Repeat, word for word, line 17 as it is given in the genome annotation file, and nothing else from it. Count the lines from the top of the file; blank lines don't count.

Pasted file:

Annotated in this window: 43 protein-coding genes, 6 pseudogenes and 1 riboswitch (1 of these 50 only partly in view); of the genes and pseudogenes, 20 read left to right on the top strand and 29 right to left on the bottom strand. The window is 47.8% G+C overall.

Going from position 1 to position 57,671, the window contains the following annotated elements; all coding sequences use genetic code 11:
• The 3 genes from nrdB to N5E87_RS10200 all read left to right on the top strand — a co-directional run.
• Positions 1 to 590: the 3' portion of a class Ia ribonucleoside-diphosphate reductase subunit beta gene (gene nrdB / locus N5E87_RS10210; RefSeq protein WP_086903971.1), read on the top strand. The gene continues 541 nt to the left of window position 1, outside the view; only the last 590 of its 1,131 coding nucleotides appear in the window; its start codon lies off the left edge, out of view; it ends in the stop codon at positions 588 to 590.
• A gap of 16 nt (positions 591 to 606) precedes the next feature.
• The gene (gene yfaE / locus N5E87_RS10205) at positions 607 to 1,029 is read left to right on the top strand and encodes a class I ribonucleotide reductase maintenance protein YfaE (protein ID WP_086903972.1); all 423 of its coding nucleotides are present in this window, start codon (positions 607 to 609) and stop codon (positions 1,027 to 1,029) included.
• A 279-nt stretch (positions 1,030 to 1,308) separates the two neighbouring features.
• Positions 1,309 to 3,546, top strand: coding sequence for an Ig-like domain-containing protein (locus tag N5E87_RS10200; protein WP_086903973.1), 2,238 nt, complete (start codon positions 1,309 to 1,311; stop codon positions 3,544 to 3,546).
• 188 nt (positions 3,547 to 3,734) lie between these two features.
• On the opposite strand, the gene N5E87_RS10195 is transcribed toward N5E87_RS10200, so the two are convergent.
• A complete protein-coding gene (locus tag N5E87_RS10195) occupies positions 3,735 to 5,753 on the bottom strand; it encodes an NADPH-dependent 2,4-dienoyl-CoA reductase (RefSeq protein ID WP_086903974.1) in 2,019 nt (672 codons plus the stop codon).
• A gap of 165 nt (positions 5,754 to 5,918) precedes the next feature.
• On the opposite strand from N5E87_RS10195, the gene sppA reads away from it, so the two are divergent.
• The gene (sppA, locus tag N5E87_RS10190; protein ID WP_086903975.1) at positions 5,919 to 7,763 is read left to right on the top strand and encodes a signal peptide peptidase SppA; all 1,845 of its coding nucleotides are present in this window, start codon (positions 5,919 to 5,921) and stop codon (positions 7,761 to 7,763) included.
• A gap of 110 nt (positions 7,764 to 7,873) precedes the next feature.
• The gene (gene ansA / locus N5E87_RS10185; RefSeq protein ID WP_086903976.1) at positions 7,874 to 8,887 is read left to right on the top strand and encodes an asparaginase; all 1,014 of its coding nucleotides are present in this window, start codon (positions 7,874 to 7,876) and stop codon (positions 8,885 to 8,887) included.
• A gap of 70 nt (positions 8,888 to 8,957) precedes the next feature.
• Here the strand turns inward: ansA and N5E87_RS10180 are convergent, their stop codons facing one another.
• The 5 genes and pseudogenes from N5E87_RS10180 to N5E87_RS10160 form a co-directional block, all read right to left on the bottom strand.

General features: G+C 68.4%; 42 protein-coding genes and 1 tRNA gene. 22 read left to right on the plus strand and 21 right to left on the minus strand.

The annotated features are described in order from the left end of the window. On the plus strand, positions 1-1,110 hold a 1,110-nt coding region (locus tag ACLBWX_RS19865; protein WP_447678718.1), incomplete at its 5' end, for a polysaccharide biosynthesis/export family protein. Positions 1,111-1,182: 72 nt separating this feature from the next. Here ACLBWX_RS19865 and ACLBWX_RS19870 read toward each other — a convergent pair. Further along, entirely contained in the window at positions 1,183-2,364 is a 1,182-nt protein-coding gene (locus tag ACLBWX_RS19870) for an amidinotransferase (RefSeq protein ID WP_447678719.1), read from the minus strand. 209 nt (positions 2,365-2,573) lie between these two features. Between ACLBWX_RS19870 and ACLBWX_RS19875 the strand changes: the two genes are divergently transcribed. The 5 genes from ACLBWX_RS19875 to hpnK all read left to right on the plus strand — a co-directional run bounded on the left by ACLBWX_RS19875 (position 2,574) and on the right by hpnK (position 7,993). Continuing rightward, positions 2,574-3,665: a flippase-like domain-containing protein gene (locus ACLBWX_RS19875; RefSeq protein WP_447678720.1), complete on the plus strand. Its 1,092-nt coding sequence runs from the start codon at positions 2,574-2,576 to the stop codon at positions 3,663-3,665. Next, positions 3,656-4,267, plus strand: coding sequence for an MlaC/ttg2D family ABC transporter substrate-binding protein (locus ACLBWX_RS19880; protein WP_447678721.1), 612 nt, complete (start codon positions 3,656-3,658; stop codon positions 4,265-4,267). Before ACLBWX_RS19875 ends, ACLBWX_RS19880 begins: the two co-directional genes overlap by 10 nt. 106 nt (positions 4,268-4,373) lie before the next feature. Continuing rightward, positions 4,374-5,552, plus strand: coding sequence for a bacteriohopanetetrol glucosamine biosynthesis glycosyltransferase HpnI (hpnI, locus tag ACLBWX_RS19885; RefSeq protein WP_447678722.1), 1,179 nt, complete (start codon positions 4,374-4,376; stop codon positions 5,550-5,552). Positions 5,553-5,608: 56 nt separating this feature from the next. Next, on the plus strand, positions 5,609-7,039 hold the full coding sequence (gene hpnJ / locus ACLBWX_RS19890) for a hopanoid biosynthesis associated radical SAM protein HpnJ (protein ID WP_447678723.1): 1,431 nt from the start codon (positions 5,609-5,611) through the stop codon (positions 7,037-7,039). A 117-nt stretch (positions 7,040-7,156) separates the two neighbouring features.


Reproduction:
• A gap of 70 nt (positions 8,888 to 8,957) precedes the next feature.